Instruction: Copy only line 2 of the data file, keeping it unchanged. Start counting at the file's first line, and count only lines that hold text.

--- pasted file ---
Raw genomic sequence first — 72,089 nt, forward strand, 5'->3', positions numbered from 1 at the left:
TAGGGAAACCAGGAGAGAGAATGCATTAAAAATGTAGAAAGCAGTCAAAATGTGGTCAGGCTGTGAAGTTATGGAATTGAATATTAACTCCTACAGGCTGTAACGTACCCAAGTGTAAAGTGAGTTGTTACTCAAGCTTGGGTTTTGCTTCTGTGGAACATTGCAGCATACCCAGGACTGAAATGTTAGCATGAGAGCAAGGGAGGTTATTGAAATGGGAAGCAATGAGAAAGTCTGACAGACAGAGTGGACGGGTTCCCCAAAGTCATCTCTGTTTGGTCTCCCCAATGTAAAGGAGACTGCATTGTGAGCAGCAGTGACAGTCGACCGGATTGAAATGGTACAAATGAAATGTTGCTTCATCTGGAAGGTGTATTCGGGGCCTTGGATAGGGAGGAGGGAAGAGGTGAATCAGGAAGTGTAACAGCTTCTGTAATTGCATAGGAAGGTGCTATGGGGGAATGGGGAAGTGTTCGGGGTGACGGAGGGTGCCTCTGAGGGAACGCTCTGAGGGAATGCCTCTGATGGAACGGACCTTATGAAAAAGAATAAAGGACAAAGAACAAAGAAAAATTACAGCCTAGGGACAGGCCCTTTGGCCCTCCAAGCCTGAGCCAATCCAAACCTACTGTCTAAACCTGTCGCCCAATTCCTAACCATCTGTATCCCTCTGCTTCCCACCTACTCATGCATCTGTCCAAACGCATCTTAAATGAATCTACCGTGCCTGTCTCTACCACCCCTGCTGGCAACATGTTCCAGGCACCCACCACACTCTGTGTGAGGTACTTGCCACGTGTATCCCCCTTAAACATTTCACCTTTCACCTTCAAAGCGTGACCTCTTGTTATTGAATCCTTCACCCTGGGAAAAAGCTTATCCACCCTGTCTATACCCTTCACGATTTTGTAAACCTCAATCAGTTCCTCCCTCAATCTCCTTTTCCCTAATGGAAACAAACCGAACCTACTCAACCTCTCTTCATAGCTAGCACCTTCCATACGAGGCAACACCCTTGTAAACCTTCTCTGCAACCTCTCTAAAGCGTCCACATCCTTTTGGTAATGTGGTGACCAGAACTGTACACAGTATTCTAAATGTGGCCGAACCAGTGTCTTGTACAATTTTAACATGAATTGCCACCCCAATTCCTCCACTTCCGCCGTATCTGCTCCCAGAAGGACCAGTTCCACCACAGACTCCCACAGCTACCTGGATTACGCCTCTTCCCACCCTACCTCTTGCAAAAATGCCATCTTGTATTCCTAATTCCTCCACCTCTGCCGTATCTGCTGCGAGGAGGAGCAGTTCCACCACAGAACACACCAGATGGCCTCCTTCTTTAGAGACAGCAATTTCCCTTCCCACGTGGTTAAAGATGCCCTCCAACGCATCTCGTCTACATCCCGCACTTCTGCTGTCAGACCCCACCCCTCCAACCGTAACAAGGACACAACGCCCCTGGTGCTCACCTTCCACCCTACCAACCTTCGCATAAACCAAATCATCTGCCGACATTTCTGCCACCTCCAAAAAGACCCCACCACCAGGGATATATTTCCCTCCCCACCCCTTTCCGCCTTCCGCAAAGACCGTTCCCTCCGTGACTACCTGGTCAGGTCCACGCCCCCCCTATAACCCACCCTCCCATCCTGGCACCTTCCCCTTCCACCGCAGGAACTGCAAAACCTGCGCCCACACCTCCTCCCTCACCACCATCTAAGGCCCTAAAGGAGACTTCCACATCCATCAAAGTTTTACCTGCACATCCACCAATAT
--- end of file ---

TAGGGAAACCAGGAGAGAGAATGCATTAAAAATGTAGAAAGCAGTCAAAATGTGGTCAGGCTGTGAAGTTATGGAATTGAATATTAACTCCTACAGGCTGTAACGTACCCAAGTGTAAAGTGAGTTGTTACTCAAGCTTGGGTTTTGCTTCTGTGGAACATTGCAGCATACCCAGGACTGAAATGTTAGCATGAGAGCAAGGGAGGTTATTGAAATGGGAAGCAATGAGAAAGTCTGACAGACAGAGTGGACGGGTTCCCCAAAGTCATCTCTGTTTGGTCTCCCCAATGTAAAGGAGACTGCATTGTGAGCAGCAGTGACAGTCGACCGGATTGAAATGGTACAAATGAAATGTTGCTTCATCTGGAAGGTGTATTCGGGGCCTTGGATAGGGAGGAGGGAAGAGGTGAATCAGGAAGTGTAACAGCTTCTGTAATTGCATAGGAAGGTGCTATGGGGGAATGGGGAAGTGTTCGGGGTGACGGAGGGTGCCTCTGAGGGAACGCTCTGAGGGAATGCCTCTGATGGAACGGACCTTATGAAAAAGAATAAAGGACAAAGAACAAAGAAAAATTACAGCCTAGGGACAGGCCCTTTGGCCCTCCAAGCCTGAGCCAATCCAAACCTACTGTCTAAACCTGTCGCCCAATTCCTAACCATCTGTATCCCTCTGCTTCCCACCTACTCATGCATCTGTCCAAACGCATCTTAAATGAATCTACCGTGCCTGTCTCTACCACCCCTGCTGGCAACATGTTCCAGGCACCCACCACACTCTGTGTGAGGTACTTGCCACGTGTATCCCCCTTAAACATTTCACCTTTCACCTTCAAAGCGTGACCTCTTGTTATTGAATCCTTCACCCTGGGAAAAAGCTTATCCACCCTGTCTATACCCTTCACGATTTTGTAAACCTCAATCAGTTCCTCCCTCAATCTCCTTTTCCCTAATGGAAACAAACCGAACCTACTCAACCTCTCTTCATAGCTAGCACCTTCCATACGAGGCAACACCCTTGTAAACCTTCTCTGCAACCTCTCTAAAGCGTCCACATCCTTTTGGTAATGTGGTGACCAGAACTGTACACAGTATTCTAAATGTGGCCGAACCAGTGTCTTGTACAATTTTAACATGAATTGCCACCCCAATTCCTCCACTTCCGCCGTATCTGCTCCCAGAAGGACCAGTTCCACCACAGACTCCCACAGCTACCTGGATTACGCCTCTTCCCACCCTACCTCTTGCAAAAATGCCATCTTGTATTCCTAATTCCTCCACCTCTGCCGTATCTGCTGCGAGGAGGAGCAGTTCCACCACAGAACACACCAGATGGCCTCCTTCTTTAGAGACAGCAATTTCCCTTCCCACGTGGTTAAAGATGCCCTCCAACGCATCTCGTCTACATCCCGCACTTCTGCTGTCAGACCCCACCCCTCCAACCGTAACAAGGACACAACGCCCCTGGTGCTCACCTTCCACCCTACCAACCTTCGCATAAACCAAATCATCTGCCGACATTTCTGCCACCTCCAAAAAGACCCCACCACCAGGGATATATTTCCCTCCCCACCCCTTTCCGCCTTCCGCAAAGACCGTTCCCTCCGTGACTACCTGGTCAGGTCCACGCCCCCCCTATAACCCACCCTCCCATCCTGGCACCTTCCCCTTCCACCGCAGGAACTGCAAAACCTGCGCCCACACCTCCTCCCTCACCACCATCTAAGGCCCTAAAGGAGACTTCCACATCCATCAAAGTTTTACCTGCACATCCACCAATAT